How to help your Child Improve in Science

I love science, and I know a number of other people who do as well. Most of us share a common trait – one or both of our parents took the time to do fun science activities with us as children. Parents who have a science background themselves have an advantage in this, as they already know plenty of things to share, but no matter what your background, you are never too old to learn and enjoy science. As you and your child explore how fun science can be, you teach your child that learning science is both fun and worthwhile, and this does carry over into school.

The science projects you can do in your own home are countless, and you should never run dry on ideas, since there are websites galore, books at your library, and your own imagination to provide you with all the activities you could desire. You can also buy pre-made science kits – “grow your own crystals”, “50-in-1 electronics experiments”, etc.

Search the web for science projects and activities and you can find many more sites, but here are a few that appealed to me:

At the library, you can either find the science section yourself, or consult a librarian. They’ll be delighted to help, especially when they realize that you’re going to be a regular for them.

Anytime you find yourself (or your child) wondering “Why does this happen?” or “How does this work?” or “What would happen if…?”, you’ve got a chance for a science activity. Rather than letting the thought go to waste, act on it. Look it up online or in a book, or take the thing apart, or try to build one of your own, or just go ahead and see what would happen – using good judgement as far as safety concerns go, of course. If chemicals are involved especially, you should make sure to wear protective equipment (like goggles, gloves and aprons) and consult someone knowledgeable lest you injure yourself with an unexpected explosion.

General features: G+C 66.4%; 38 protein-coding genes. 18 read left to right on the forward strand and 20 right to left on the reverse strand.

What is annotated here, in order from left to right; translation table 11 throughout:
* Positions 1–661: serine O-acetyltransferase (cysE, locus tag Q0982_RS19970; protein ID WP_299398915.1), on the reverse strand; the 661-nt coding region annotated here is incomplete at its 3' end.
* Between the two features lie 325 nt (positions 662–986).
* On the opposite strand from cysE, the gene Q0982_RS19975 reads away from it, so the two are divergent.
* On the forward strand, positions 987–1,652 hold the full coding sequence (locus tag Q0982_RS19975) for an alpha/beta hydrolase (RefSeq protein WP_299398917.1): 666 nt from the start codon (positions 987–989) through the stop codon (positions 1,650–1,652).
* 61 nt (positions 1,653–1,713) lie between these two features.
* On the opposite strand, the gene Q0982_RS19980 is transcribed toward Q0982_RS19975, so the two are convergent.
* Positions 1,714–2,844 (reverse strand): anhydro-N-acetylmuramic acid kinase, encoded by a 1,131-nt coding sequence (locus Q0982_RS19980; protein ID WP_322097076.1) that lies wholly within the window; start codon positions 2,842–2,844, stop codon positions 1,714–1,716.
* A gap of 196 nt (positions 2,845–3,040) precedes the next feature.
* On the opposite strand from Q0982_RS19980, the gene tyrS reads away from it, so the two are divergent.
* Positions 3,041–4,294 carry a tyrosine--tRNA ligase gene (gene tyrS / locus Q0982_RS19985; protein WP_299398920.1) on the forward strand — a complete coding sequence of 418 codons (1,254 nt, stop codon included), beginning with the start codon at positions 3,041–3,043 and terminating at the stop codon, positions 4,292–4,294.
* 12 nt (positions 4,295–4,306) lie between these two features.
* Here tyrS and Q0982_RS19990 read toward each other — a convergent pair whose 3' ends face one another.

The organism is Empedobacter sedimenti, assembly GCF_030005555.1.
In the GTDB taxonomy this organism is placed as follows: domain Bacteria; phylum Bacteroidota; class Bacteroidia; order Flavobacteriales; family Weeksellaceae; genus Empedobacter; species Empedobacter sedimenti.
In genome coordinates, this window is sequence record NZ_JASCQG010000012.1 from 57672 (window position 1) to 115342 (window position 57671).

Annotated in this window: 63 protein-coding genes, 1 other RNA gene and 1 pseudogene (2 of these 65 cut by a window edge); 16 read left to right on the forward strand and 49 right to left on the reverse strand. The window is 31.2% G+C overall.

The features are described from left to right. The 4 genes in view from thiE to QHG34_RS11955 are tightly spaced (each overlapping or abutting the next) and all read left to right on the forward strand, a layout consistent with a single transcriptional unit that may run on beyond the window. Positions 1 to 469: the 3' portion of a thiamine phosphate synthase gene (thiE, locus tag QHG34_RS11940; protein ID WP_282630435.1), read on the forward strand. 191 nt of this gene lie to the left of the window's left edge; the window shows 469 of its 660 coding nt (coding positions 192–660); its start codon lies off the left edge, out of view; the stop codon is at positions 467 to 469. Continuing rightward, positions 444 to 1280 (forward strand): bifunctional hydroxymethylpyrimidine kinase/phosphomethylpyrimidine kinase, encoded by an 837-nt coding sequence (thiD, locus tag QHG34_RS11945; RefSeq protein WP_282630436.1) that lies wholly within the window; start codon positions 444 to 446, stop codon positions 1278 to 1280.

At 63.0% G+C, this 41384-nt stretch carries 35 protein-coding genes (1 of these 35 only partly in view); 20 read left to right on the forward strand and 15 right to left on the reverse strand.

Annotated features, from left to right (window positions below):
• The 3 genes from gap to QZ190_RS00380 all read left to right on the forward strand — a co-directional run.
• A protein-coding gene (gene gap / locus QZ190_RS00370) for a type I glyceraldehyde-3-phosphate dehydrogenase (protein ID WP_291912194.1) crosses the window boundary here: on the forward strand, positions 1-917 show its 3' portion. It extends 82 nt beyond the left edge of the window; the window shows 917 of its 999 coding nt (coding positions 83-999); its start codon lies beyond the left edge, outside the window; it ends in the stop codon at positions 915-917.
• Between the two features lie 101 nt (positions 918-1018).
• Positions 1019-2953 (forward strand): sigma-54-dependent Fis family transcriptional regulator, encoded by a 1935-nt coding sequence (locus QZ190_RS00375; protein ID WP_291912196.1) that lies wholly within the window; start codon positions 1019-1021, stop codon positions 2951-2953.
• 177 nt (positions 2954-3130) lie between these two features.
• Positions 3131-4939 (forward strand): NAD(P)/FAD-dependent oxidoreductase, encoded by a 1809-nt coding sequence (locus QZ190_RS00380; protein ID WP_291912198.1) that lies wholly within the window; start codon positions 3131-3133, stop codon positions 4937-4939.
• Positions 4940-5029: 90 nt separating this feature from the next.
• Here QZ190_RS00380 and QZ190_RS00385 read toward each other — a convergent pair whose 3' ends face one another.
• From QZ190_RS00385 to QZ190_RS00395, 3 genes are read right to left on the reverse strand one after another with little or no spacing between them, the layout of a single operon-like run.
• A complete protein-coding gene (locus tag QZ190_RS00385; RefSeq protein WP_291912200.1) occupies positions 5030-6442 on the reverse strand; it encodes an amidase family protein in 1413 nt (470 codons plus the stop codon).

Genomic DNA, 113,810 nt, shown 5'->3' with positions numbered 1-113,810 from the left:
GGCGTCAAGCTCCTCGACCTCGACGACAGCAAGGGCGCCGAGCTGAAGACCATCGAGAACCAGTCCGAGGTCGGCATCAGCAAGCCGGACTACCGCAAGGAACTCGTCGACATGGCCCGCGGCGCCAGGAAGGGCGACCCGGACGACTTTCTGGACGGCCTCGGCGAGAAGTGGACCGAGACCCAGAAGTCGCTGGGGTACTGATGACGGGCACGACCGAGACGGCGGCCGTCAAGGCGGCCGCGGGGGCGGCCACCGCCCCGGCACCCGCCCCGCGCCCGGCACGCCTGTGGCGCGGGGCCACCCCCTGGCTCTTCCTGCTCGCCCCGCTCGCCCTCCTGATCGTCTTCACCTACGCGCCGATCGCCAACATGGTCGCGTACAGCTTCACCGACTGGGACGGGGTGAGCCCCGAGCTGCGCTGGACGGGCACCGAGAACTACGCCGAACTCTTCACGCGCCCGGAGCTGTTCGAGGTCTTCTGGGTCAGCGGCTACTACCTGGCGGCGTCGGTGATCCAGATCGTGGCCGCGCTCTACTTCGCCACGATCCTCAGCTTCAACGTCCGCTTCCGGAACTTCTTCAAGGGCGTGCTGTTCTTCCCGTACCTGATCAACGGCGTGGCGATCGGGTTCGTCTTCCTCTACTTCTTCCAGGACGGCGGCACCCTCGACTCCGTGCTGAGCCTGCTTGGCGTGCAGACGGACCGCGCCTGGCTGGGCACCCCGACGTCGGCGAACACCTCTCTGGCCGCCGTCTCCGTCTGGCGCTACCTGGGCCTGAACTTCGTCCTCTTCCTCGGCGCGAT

My own experiences growing up included growing crystals with my Dad, including a purple one inside a clear one. We made our own fossils, play-doh, and I forget what else. Dad also got me an electronics kit, with springs that held the wires in place – no soldering required – and we had weeks of fun with that. On a rainy day during vacation once when I was eight he taught me exponential notation, of all things, and made a game of it. Not only was it fun, but it put me way ahead of the curve when we later went to use it in chemistry and physics. We did a variety of things with vinegar and baking soda; volcanoes, fizz-powered cars and boats, etc. My mom got me books that let me identify birds and trees, giving me some interest in biology as well. I remember spending hours dissecting a broken tape recorder, once my curiosity had been thusly nourished. A word of caution too…make sure that your kids understand about safety, just in case they decide to do like I did at twelve and dissect a battery. Had I not been dressed safely and had the sense to wash, the acid that squirted on me could have been quite harmful.

The moral you can take from all of this is that making science fun for your child (and you) is key to their success in class as well. With an interest sparked, they’ll be more apt to pay attention, more eager to learn, and probably their biggest complaint will be that the science teacher goes so slowly.